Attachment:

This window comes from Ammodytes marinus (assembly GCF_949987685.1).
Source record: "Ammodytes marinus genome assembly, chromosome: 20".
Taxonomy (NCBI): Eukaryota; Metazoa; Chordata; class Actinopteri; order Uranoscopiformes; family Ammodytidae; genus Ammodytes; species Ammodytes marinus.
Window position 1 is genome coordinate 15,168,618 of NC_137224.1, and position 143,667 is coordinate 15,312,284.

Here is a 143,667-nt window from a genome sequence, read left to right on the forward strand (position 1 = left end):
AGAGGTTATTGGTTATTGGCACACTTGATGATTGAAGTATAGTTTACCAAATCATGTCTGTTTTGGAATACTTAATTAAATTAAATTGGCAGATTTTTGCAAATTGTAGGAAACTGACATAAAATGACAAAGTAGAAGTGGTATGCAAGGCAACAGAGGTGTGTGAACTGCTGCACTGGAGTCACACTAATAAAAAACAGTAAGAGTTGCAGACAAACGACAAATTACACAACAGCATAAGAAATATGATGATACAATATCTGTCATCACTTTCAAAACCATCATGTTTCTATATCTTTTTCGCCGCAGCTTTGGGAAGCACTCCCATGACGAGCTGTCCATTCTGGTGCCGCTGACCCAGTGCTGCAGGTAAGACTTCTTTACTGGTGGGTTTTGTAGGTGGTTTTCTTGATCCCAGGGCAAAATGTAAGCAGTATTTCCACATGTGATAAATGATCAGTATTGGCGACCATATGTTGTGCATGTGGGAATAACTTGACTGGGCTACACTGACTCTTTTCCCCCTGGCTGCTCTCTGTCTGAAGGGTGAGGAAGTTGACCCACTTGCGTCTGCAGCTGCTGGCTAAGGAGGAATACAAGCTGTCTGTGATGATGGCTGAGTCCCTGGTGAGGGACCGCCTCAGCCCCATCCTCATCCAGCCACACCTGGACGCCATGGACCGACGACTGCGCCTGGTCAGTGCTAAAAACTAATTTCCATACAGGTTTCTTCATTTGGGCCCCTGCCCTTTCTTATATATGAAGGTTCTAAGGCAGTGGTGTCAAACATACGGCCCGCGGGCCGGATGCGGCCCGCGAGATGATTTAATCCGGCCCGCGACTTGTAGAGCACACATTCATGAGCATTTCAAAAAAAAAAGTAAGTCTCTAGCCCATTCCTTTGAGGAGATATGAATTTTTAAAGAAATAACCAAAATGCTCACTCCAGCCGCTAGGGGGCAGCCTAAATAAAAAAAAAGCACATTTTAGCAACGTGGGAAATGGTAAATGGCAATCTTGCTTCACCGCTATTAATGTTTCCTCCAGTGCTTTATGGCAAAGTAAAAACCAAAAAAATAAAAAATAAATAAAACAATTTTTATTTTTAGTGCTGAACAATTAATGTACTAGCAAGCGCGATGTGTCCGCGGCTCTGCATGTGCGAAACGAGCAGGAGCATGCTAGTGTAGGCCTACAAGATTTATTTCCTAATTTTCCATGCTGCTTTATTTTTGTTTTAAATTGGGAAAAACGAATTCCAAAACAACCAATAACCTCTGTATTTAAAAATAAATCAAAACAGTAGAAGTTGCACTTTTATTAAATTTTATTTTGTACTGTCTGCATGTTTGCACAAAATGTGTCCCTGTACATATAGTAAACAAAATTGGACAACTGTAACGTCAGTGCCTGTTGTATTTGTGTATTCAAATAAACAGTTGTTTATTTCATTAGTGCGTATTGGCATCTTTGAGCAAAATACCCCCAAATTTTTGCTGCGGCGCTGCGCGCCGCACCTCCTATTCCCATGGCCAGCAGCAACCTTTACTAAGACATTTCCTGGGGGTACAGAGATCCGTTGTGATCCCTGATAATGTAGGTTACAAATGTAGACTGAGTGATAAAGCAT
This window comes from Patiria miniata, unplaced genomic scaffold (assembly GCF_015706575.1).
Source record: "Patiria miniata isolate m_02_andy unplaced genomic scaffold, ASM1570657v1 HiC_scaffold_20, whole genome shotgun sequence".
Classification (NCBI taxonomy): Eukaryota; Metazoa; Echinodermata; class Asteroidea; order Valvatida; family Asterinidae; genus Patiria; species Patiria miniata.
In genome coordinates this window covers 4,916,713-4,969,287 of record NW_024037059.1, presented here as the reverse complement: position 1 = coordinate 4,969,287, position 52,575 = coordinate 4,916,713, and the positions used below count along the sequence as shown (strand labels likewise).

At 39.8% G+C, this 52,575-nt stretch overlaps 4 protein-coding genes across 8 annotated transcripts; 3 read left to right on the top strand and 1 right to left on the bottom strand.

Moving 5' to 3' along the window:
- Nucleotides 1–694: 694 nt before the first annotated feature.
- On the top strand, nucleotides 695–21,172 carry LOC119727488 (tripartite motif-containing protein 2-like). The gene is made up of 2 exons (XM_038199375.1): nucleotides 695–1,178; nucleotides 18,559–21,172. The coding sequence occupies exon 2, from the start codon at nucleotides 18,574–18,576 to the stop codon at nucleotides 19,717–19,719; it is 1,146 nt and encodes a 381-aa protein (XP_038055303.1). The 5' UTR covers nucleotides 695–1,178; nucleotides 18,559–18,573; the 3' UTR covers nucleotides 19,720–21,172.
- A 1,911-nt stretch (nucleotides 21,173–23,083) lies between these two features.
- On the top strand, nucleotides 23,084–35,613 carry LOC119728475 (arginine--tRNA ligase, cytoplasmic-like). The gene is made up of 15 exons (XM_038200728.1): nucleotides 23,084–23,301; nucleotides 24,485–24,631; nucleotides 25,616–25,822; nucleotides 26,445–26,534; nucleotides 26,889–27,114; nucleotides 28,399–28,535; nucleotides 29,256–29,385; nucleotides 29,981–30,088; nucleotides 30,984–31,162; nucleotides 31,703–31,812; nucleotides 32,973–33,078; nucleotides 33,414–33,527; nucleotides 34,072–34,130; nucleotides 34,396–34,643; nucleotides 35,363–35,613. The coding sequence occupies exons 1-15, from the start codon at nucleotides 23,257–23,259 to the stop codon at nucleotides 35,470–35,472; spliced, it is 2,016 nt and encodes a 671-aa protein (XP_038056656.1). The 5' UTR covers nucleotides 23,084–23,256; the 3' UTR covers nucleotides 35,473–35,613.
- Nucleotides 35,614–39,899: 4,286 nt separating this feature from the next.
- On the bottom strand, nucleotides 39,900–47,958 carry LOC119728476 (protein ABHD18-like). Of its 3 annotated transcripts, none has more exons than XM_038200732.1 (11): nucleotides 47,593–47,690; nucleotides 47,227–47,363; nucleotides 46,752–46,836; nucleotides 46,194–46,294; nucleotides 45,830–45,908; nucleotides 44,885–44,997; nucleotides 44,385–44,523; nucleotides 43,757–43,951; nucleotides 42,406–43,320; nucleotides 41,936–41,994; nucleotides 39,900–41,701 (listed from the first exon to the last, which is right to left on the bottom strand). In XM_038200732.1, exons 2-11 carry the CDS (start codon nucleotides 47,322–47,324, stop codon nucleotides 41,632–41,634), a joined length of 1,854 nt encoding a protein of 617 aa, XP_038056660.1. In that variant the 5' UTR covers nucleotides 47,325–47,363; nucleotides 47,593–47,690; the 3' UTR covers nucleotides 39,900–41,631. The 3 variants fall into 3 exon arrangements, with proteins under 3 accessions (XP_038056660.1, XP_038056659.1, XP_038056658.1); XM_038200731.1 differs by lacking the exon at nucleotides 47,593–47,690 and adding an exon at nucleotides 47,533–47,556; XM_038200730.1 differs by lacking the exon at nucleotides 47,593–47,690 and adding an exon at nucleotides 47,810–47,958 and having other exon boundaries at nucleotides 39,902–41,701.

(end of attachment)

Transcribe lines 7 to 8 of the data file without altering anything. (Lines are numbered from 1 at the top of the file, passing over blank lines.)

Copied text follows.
This window comes from Patiria miniata, unplaced genomic scaffold (assembly GCF_015706575.1).
Source record: "Patiria miniata isolate m_02_andy unplaced genomic scaffold, ASM1570657v1 HiC_scaffold_20, whole genome shotgun sequence".